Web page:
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Justice might not be a common sight in our country these days. Yet every now and then, a ray of hope manages to peek through, and those on the side of righteousness get a moment of triumph. And right now, that type of moment is unfolding, all thanks to a remarkably humble surrender from the University of North Carolina. In a recent statement, UNC has pledged their undying commitment to upholding the Supreme Court ruling following their defeat in an affirmative action case.  In addition, UNC has also pledged to extend that same non-racist fairness to their hiring practices as well.

What’s more, they are admitting they spent $35 million in legal fees on a losing case and calling the whole thing a “moment of humility.” What a win for the good guys.

Here an excerpt from the Wall Street Journal piece.

When the Supreme Court struck down the University of North Carolina’s affirmative-action program in June, the trustees of its flagship Chapel Hill campus were quick to respond.

Embracing the letter and spirit of the law, the board passed a nondiscrimination resolution in July that applies not only to admissions but to hiring and contracting as well. The resolution goes beyond race to prohibit discrimination based on “race, sex, color, ethnicity, or national origin, religion, sexual orientation, gender identity, age, disability, genetic information, or veteran status.”

UNC’s trustees were already trying to move the institution in this direction before the decision. Board member Marty Kotis began advocating a resolution forbidding discrimination in hiring and contracting in 2021. After the Supreme Court ruling, an overwhelming majority of the full board approved a more comprehensive version.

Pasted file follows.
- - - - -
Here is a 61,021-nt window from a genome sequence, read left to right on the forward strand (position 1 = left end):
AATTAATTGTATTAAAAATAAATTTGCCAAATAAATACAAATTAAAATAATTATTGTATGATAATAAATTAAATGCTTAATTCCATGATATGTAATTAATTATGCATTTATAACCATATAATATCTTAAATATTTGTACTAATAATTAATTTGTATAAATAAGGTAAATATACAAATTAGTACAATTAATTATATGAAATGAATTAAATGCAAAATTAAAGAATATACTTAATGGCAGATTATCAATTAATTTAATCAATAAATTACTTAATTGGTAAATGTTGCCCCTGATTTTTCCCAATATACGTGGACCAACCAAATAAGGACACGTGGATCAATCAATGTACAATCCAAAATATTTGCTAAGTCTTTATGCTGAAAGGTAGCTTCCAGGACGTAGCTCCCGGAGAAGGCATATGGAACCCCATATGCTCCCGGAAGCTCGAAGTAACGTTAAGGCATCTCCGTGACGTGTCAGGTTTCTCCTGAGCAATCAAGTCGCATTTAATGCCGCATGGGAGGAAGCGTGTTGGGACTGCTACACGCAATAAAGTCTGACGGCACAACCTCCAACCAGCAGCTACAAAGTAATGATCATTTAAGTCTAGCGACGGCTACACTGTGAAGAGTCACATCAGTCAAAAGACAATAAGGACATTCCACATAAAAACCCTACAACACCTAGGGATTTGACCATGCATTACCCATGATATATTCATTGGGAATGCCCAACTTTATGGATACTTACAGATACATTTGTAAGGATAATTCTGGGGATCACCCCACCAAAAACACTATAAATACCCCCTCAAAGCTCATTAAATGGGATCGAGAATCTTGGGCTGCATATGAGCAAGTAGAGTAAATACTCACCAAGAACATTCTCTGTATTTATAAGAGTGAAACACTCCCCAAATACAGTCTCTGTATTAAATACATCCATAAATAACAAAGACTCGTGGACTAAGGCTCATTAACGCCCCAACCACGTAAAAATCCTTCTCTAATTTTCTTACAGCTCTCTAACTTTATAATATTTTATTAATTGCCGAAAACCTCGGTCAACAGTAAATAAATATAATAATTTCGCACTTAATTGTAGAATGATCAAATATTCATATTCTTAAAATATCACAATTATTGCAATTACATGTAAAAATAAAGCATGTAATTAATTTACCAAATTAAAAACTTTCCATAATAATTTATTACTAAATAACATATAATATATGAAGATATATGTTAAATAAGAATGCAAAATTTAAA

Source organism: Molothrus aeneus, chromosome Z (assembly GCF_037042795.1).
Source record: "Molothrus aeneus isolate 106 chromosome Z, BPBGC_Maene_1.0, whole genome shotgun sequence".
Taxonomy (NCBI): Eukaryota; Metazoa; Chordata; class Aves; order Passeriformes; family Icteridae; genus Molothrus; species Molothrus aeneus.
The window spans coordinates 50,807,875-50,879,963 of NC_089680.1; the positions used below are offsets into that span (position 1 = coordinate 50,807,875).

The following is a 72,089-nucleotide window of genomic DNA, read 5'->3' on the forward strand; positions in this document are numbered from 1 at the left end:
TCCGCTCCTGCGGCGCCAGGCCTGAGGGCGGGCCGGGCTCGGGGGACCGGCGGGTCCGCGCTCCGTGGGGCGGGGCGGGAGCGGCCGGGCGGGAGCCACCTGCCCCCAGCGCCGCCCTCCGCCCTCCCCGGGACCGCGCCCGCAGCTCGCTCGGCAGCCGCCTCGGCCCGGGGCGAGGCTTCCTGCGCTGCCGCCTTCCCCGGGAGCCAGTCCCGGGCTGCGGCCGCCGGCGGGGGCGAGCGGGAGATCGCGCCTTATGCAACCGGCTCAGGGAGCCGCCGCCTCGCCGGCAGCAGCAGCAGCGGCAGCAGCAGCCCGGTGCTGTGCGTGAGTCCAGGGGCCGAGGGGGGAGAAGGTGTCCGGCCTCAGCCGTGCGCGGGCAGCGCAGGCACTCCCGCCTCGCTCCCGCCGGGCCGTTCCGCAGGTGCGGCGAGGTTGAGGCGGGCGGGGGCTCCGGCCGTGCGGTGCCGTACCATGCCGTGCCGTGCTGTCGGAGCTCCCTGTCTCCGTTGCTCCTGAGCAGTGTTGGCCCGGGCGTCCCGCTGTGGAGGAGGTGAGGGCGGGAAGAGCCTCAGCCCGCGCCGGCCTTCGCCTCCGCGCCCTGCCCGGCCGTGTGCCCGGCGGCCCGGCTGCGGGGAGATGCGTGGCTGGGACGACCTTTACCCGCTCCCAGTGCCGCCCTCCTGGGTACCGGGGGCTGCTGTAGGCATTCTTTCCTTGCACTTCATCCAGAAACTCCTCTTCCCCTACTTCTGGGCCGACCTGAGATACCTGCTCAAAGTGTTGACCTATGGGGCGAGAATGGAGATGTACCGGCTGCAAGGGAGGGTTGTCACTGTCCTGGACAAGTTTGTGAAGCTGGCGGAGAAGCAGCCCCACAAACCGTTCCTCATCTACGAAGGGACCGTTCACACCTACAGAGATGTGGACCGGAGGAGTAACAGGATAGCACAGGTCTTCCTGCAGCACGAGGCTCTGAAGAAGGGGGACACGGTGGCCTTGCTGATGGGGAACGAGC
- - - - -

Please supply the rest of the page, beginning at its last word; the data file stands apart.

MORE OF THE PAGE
The resolution includes language from Chief Justice John Roberts’s majority opinion to specify that “the University shall not ‘establish through application essays or other means’ any regime of or encourage heuristics and/or proxies premised upon race-based preferences in hiring or admissions. If the University considers the personal experience of applicants for admission, each applicant ‘must be treated based on his or her experiences as an individual—not on the basis of race.’ ”

“This is a moment of humility,” said the board’s vice chairman, John Preyer. “For nine years, we’ve spent in the neighborhood of $35 million to lose a high-profile case. Why did we do that? Was that the right thing to do?”

But the fight is just getting started. Many of these s0-called esteemed institutions are hell-bent on continuing their racist ways. The Wall Street Journal piece continues:

Meanwhile, Harvard, UNC’s co-litigant, has looked for ways to keep discriminating, and so have many other institutions. They focus on one sentence of the court’s ruling: “Nothing in this opinion should be construed as prohibiting universities from considering an applicant’s discussion of how race affected his or her life, be it through discrimination, inspiration, or otherwise.”

Harvard responded to the decision by citing this line in isolation, suggesting it would treat it as a loophole. The university said it would comply with the law but reaffirmed its commitment to diversity, commenting, “we will determine how to preserve, consistent with the Court’s new precedent, our essential values.”

Other institutions responded similarly, indicating they would follow the law but look for ways to skirt it. Now that applications for fall 2024 are open, it is evident these schools are willing to risk further litigation by using admissions essays to continue to discriminate using race and other identity characteristics.

Truthfully, only a small number of colleges, like Harvard, have the financial means and resources to subvert this ruling. Yet, if a significant amount of pressure is applied, even those institutions might find themselves depleted and eventually crumble to the ruling.